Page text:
automatic transmission motorcycle honda vfr1200F dct cutaway

Dear MOby,

I really want to start riding, but it seems like learning to ride will be a tall enough mountain to climb without having to learn all about shifting gears too. Do any motorcycles offer automatic transmissions, and are they real motorcycles? I don’t want a scooter. My boyfriend tells me real motorcycles have manual transmissions, and that I’m taking the coward’s way out. My cars have always been automatics, and nobody ever looked down their nose at me about them. What do you think?

Shiftless in Seattle

Dear SiS,

I think it’s time for a new boyfriend. There are some great motorcycles with automatic transmissions, if you like Hondas. Honda offers its DCT, or Dual Clutch Transmission, in a bunch of its models: It’s effectively an automatic transmission. In fact, one of the reasons Honda gave for introducing its DCT was to get more people riding. DCT gives you the option of fully automatic shifting, or a couple of modes where you do the shifting with your left thumb and forefinger, no clutch required ever.

I’m a huge fan of the Honda NC700X, which has just been supplanted by the NC750X for 2018. Not only is it a fantastic all-around bike, it even has a big built-in storage compartment where other motorcycles store their gas.

If you seek an adventure bike, like so many lately, DCT is also available on Honda’s excellent Africa Twin, as well as on its VFR1200X (which is more big sports-tourer than real adventure bike).

If you lean more toward cruisers and masochism, Honda’s CTX700N is the cruiser variant of the NC700X, and if you’re some kind of Goth or Batman fan, the unusual but functional NM4 also offers the Dual Clutch Transmission. We hate to sound like a Honda commercial, but it’s the only manufacturer building “automatics,” so more power to them.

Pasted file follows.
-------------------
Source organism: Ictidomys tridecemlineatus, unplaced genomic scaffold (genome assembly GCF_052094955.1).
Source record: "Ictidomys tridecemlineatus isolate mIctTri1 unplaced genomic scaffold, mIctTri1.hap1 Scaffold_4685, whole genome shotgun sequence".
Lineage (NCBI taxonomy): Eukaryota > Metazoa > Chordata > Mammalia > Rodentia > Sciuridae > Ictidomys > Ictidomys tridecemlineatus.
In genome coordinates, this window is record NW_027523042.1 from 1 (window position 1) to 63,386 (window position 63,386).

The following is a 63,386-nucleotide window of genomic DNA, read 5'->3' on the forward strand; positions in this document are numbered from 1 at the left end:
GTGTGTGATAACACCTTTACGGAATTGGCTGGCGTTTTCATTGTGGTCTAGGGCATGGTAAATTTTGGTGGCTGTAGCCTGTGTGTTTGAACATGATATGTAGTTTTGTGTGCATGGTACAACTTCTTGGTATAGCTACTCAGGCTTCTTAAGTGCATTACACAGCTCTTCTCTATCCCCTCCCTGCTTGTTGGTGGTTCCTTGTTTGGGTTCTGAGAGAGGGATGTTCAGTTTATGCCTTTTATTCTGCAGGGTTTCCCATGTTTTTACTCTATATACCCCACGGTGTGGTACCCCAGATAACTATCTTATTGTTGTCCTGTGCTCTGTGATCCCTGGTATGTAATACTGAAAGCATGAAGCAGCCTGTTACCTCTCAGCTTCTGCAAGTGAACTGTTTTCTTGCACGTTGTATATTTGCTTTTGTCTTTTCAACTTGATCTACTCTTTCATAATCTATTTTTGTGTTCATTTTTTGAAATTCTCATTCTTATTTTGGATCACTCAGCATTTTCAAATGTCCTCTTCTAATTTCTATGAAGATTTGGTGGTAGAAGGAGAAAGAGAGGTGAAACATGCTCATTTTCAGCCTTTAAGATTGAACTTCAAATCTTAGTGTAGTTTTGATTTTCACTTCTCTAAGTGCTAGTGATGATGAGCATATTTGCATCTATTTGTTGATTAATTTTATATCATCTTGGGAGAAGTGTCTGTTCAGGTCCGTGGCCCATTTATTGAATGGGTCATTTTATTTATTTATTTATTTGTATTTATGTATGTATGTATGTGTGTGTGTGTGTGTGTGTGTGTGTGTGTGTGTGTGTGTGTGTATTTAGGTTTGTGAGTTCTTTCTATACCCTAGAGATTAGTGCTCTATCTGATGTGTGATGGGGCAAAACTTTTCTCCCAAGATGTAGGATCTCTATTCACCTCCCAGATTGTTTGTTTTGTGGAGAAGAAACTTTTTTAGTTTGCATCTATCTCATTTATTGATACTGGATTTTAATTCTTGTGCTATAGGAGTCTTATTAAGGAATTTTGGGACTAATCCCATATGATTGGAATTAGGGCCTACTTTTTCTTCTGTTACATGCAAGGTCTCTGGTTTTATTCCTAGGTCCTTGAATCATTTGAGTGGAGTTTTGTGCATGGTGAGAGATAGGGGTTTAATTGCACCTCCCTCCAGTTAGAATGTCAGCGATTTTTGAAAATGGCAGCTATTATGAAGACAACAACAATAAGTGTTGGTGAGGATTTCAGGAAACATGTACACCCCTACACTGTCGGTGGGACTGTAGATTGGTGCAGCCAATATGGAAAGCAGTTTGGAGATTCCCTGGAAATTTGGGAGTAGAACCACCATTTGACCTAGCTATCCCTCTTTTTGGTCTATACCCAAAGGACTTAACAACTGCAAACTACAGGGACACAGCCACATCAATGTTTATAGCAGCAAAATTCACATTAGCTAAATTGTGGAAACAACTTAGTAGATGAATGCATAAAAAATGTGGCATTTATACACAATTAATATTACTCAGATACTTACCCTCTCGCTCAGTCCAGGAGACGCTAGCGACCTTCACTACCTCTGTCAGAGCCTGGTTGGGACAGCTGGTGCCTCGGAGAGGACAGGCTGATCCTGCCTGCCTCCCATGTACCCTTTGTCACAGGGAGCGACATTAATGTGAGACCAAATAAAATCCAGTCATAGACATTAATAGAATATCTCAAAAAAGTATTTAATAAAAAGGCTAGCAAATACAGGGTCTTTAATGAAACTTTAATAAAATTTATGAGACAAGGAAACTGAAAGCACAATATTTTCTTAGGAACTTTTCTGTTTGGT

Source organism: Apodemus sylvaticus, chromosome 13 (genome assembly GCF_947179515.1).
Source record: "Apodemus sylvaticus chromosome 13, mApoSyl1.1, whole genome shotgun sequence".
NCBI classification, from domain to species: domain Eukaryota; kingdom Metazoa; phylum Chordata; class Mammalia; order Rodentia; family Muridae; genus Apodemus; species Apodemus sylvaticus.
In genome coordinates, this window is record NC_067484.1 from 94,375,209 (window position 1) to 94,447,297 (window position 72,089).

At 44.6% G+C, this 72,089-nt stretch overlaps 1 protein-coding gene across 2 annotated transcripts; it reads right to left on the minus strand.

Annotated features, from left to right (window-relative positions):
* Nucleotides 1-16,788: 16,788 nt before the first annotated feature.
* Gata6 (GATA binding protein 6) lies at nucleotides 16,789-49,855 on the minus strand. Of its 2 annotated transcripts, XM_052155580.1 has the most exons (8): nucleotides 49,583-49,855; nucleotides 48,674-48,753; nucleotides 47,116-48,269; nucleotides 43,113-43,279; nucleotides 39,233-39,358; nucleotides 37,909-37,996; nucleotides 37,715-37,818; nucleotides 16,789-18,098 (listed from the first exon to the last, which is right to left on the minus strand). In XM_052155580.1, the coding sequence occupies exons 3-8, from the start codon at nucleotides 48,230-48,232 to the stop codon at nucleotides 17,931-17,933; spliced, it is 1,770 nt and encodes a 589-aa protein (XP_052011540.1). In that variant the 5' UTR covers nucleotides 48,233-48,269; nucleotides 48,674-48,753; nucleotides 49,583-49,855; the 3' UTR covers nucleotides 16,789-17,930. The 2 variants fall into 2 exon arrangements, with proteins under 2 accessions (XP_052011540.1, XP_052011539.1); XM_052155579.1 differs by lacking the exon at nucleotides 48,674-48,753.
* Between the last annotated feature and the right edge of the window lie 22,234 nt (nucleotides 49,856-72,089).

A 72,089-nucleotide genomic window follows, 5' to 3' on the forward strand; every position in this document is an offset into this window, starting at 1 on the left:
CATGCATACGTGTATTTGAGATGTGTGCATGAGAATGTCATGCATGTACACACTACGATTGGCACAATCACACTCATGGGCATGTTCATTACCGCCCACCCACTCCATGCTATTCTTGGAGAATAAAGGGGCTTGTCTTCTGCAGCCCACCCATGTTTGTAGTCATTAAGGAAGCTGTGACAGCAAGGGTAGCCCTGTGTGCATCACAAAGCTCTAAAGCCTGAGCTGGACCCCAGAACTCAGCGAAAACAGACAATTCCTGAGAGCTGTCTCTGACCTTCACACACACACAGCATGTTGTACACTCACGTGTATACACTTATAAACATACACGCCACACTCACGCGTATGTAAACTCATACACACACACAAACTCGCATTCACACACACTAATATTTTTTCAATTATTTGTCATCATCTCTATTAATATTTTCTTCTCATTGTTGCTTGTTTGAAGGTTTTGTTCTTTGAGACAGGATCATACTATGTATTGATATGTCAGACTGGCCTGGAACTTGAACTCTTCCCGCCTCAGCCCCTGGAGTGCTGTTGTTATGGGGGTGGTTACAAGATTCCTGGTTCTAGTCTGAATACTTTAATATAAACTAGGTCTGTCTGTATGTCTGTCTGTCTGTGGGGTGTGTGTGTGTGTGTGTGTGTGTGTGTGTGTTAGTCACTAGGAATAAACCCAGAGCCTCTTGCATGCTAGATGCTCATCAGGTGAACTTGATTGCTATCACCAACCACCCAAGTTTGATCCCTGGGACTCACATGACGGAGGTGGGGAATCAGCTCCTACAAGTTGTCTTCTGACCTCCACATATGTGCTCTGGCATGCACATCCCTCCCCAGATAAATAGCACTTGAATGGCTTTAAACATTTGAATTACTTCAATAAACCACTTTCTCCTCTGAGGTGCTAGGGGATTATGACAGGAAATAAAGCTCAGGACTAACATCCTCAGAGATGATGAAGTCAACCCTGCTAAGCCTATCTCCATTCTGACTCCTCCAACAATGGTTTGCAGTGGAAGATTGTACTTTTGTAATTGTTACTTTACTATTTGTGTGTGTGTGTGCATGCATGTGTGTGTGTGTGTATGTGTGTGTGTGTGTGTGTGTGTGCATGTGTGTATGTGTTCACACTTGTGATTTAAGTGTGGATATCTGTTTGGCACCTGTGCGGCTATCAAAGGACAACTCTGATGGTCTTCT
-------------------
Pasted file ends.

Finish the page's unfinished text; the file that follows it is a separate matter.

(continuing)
If you’re looking used, the Aprilia Mana 850 GT was a winner too, an exotic Italian V-Twin with a CVT (constantly variable transmission) that requires no shifting or clutch work. The CVT is what most scooters use, but the Mana’s no scooter (not that we have anything against scooters); it’s a for-real fun-to-ride, reasonably high-performance motorcycle with a big storage compartment just like the Honda’s. In fact, some might argue that the Mana is what inspired the Honda. Aprilia started building these in 2007 and discontinued them about 2014; prices are looking good on Cycle Trader for nice ones with low miles. Check out the shootout linked below for a comparison of the Mana with an NC700X and BMW C600 Sport scooter.

No-Shift Shootout

So yeah, now that you mention it I think it makes perfect sense to get your sea legs on an automatic. Once you’re comfortable with balance, braking and accelerating, sensing traction, feeling comfortable in traffic and generally finding your place in the motorcycle world, it’ll be easy to learn to shift gears later on your next bike. Or maybe your next one will be automatic too: Rumor is Honda is working on DCTs for its sport bikes, and why not? The near-zero lag time between shifts lowers lap times on the race track.

It’s pretty amazing – again now that you mention it – all the lip service the motorcycle industry pays to getting new people riding, and Honda’s the only manufacturer to offer automatics. If the auto industry suddenly went all-manual, about 99% of the driving population would be out of commission. Thanks for the question and tell your BF to clutch it.

Send your moto-related questions to [email protected]. If we can’t answer them, we’ll at least make you feel temporarily better by thinking you’re talking to somebody who cares even if we don’t. Though come to think of it, we haven’t not been able to come up with a plausible answer that’s provably wrong yet. Hah! Snopes can’t touch us.

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